Monday 26 August 2019

'Everything is very different here'

Mick Wallace settles in to life as an MEP in Brussels

Mick Wallace (centre) with Clare Daly and Luke Ming Flanagan in the European Parliament
Mick Wallace (centre) with Clare Daly and Luke Ming Flanagan in the European Parliament

Pádraig Byrne

It's been a busy few weeks for Wexford MEP Mick Wallace. Having bid an emotional farewell to the Dáil and taken his seat in the European Parliament, the Wellingtonbridge native has also had to contend with allegations of nepotism after it emerged that his Independents 4 Change colleague Clare Daly had hired his son Fionn as a parliamentary assistant.

'That was the greatest load of a non-story I've ever heard,' Mick says in typically blunt fashion.

'That journalist who put that story out there was just looking to build up his reputation. Fionn has been working for Independents 4 Change for the past five years. He has a first class Masters in Philosophy. He's steeped in research and in politics. Also I can assure you he's only being paid about a third of what's being reported out there at the minute.'

'Some of these journalists seem to make a living out of writing derogatory pieces about me,' he continued.

'I don't put too much pass on them. If you react you only give these things more oxygen. Unfortunately when you're in the public domain, you're seen as public property. Such is life though and that's the nature of it.'

From a personal point of view though, Mick is delighted to have his son out in Brussels with him.

'Ah yeah, obviously he's my son, so I'm delighted to have him out here, but apart from that he's very good at his work and we hope to continue with that. Myself and Clare work as a team anyway, so it's great to have Fionn out here with us.'

In terms of settling into his new European role, it's a lot for the Wexford man to take in.

'It's been head-melting to be honest,' he laughs. 'Everything is very different here. It's very bureaucratic. I acknowledge that it will be very difficult to make a difference here, but we will do it. It will require a lot more work, but we're not afraid of that either. I still feel that we can punch well above our weight. A lot of MEPs here won't make a difference; we have to. We've got great support and that brings extra pressure, but we're ready to go to work.'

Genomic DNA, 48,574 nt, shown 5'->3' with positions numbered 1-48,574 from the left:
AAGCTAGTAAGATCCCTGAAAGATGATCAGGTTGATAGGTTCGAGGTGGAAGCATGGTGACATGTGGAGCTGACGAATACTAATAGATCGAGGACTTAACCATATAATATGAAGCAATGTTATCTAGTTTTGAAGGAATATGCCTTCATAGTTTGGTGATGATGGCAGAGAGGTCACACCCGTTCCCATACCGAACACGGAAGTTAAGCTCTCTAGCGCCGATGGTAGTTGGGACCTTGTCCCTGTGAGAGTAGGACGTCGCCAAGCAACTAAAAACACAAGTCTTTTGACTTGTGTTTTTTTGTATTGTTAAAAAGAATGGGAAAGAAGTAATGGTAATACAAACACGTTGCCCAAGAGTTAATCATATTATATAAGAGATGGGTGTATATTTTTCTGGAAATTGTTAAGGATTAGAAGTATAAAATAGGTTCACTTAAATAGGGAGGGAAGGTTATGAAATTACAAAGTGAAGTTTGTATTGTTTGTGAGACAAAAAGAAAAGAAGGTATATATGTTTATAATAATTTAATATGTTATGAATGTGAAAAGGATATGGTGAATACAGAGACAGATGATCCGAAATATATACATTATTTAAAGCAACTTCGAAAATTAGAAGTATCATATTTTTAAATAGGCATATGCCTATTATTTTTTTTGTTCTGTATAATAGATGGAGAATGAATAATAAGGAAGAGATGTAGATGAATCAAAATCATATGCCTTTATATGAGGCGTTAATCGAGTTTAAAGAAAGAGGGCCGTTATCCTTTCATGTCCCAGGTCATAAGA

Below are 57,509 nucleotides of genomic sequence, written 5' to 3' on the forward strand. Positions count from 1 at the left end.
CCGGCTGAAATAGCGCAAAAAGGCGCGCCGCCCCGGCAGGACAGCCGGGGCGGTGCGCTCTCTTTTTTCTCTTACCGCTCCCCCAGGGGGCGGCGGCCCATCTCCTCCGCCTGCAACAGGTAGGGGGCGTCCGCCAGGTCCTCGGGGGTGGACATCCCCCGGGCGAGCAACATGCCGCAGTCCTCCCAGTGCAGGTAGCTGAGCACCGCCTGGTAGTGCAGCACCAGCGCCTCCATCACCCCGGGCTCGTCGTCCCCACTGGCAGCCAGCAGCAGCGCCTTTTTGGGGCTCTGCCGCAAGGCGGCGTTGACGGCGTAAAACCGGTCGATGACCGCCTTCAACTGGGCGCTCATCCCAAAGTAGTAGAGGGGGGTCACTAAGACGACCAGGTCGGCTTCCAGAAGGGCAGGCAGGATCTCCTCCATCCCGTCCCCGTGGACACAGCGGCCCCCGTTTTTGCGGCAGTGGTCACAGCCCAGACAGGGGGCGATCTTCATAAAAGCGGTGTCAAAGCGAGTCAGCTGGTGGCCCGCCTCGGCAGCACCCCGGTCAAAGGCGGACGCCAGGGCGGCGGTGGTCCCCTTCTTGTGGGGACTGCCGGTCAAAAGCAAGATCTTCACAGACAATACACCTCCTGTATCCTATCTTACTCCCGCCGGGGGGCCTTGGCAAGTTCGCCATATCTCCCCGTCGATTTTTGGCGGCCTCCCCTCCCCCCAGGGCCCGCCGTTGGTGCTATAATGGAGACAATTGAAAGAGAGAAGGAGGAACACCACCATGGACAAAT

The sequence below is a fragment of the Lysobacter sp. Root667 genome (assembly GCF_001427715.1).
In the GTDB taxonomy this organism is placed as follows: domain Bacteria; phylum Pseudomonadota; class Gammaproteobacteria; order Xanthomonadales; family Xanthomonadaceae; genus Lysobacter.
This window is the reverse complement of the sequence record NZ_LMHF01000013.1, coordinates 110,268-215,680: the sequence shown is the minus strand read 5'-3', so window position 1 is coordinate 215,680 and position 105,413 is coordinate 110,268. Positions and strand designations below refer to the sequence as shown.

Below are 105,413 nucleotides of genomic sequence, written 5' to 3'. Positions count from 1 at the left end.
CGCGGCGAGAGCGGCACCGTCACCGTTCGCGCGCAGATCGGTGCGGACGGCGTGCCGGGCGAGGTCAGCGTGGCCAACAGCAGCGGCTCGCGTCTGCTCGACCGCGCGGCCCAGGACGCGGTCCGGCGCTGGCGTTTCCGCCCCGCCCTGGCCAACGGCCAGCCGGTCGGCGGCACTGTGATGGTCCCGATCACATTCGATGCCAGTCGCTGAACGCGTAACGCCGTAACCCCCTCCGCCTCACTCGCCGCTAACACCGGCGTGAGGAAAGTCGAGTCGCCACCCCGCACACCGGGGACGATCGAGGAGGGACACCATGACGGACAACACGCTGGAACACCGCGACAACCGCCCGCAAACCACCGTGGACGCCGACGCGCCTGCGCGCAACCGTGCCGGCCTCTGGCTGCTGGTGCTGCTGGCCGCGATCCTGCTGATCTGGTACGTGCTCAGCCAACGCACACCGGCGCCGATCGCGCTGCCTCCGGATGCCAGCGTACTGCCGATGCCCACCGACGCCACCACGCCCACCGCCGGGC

Even from the point of view of finding your way around, it seems it's been a learning curve for Wallace and Daly and a million miles from what they've grown accustomed to in Dublin.

'You wouldn't believe it,' he said. 'We're working out of a temporary office at the moment. The building has 15 floors and about 400 offices on each floor. It's like a town. It's nuts here. I'm still finding my way around, but I'm learning all the time.'

Currently, the Wexford man is sitting on the committee for the environment, foreign affairs and security and defence ensuring a busy workload. Having already criticised the EU stance on the likes of Venezuela and Iran, he says initial feedback has been good, however, speakers are not afforded as much time as he'd like.

'You get more speaking time in the Dáil,' he said.

'When addressing the main parliament here you have to make all your arguments within a minute. You have to be very concise. At committee level, you have a little more time and I've spoke four times in the past week. It's great when you get a chance to make your arguments, but I feel we'll get better at that as we go along too.'

Mick is now facing into five weeks off, during which he intends to regroup and get ready to go again.

'I'm absolutely wrecked to be honest with you,' he said. 'Obviously we had the election campaign and it was only me and Seanie O'Shea going around canvassing. Then there was the long count and finally being elected. After that I still had a month in the Dáil and during that time we were over and back trying to get everything set up and get our bearings. There's been too much travelling really.'

'We have five weeks now and I'll be coming home, but we're already sitting down and working on what we'll be doing in September,' he said. 'There's a whole lot of preparation that needs to be done. If you want to do this job properly there's a massive amount of work that has to go in. I'm not afraid of work either though. I spent most of my life on building sites so I know all about it. Mind you, sometimes I think I'd rather be pouring concrete in my bare feet!'

'We're ready to work hard though and although there's a huge workload, there's great resources here too and we're allowed six or seven staff, which obviously makes a huge difference. I won't be in Brussels for the next five weeks now, but there's a lot of preparation work to get through.'

Wexford People

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